Generally, when someone passes away, their estate must go through an administration process that starts with submitting the decedent’s will, if any, to the Surrogate’s Court, along what a petition for appointment of the administrator or executor. The law requires that interested parties must be notified that the estate is in the process of being opened, that a will has been filed, that someone is seeking to be appointed administrator of the estate. Interested parties must be notified so that they can be heard on matters related to the process, including the appointment of the administrator.
In Buie, the decedent died intestate in 2004. This means that she did not leave a will nominating someone to serve as the executor of her estate. As a result, based on a statutory order of priority, any interested party has the right to file a petition with the Surrogate’s Court to receive letters of administrator and move forward with the tasks required to settle the decedent’s estate.
The decedent was survived by 5 children. Twelve years later, in 2016, one of the decedent’s children, Deborah, filed a petition with the court for letters of administration for the decedent’s estate, which included a single-family house in Brooklyn and an adjacent vacant lot.
The petition was served on interested parties, including Linda Buie and Teresa Buie—two of the decedent’s other children. However, neither of them responded or appeared in court on the return date as indicated in the paperwork. As a result, they were in default and lost their right to respond to the petition to appoint Deborah as administrator of the decedent’s estate.
Now, Linda and Teresa appeal the default judgement, requesting that the court vacate their default in appearing and to extend their time to file a response to Deborah’s petition. The Surrogate’s Court denied their motion. Instead, it issued Deborah limited letters of administration of the decedent’s estate. Linda and Teresa appealed.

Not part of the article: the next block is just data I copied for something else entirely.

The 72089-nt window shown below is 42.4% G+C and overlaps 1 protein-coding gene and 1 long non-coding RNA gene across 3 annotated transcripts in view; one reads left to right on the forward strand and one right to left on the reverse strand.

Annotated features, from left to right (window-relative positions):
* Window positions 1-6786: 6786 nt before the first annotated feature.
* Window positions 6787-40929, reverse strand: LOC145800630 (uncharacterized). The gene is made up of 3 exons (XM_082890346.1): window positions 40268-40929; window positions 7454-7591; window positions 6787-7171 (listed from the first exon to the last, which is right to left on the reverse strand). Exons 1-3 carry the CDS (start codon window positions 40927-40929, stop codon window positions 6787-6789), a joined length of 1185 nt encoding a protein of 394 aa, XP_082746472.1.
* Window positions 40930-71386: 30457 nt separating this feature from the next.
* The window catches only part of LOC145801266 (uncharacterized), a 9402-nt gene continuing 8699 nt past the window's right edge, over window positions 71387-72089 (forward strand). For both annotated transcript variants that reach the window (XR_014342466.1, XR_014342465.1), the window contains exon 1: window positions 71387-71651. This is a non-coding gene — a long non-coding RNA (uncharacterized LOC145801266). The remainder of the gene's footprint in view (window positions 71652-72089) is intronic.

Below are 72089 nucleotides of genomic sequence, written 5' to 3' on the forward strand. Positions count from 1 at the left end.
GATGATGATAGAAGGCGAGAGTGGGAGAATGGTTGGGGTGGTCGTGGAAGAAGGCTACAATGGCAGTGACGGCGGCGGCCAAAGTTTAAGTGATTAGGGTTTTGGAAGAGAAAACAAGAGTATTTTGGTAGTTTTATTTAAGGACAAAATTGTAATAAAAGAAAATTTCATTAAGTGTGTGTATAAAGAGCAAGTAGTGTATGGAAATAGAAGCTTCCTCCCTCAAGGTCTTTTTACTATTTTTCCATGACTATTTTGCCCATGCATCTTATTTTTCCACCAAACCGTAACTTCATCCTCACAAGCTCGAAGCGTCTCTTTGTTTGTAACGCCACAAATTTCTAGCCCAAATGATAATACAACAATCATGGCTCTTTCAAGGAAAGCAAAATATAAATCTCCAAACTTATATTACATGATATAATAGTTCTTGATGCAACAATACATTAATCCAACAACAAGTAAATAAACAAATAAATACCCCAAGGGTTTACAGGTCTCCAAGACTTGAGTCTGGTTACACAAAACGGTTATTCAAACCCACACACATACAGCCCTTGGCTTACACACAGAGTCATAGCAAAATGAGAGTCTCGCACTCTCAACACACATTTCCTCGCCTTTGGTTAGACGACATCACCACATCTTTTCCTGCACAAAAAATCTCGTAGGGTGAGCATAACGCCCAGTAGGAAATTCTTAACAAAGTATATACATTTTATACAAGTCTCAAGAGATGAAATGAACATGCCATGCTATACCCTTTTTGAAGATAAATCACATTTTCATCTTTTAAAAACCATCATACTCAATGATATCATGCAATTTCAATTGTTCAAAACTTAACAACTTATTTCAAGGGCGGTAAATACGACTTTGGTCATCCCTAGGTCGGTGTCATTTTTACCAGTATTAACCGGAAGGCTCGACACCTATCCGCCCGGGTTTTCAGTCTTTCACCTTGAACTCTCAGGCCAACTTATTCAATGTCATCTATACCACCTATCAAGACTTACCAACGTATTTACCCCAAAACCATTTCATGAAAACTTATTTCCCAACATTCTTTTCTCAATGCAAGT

The Appellant Division found in favor of Deborah and declined to extend the time for Linda and Teresa to extend their time to respond to the petition. The court explained that the time to respond to a petition will be extended or a default judgement a will be avoided under only very limited circumstances. It must be shown that there was a reasonable excuse for failing to meet the deadline. In addition, the person who missed the deadline must show that they have a potentially meritorious objection to the petition.
Whether the reason for missing a deadline was reasonable is a determination made by the court and at its discretion. The court will consider factors such as the extent of the delay, whether the failure to meet the deadline was willful, whether the opposing party has been prejudiced, and whether public policy favored resolving the case on its merits.
In Buie, the Linda and Teresa, the appellants, did not provide a reasonable excuse for their default. Furthermore, they did not provide a potentially meritorious objection to Deborah’s petition.
As in any litigation, it is critical to respond timely respond to filings related to a probate proceeding in order to preserve your rights. The administrator’s or executor’s position with respect to an estate is significant. While their actions are subject to review of the court and they must get court approval to perform certain actions, they do have a great deal of control over estate assets and the process of administration. Furthermore, the are entitled to compensation for their work. Failure to respond to a petition to be appointed as administrator may result in the court never hearing legitimate concerns about the appointment.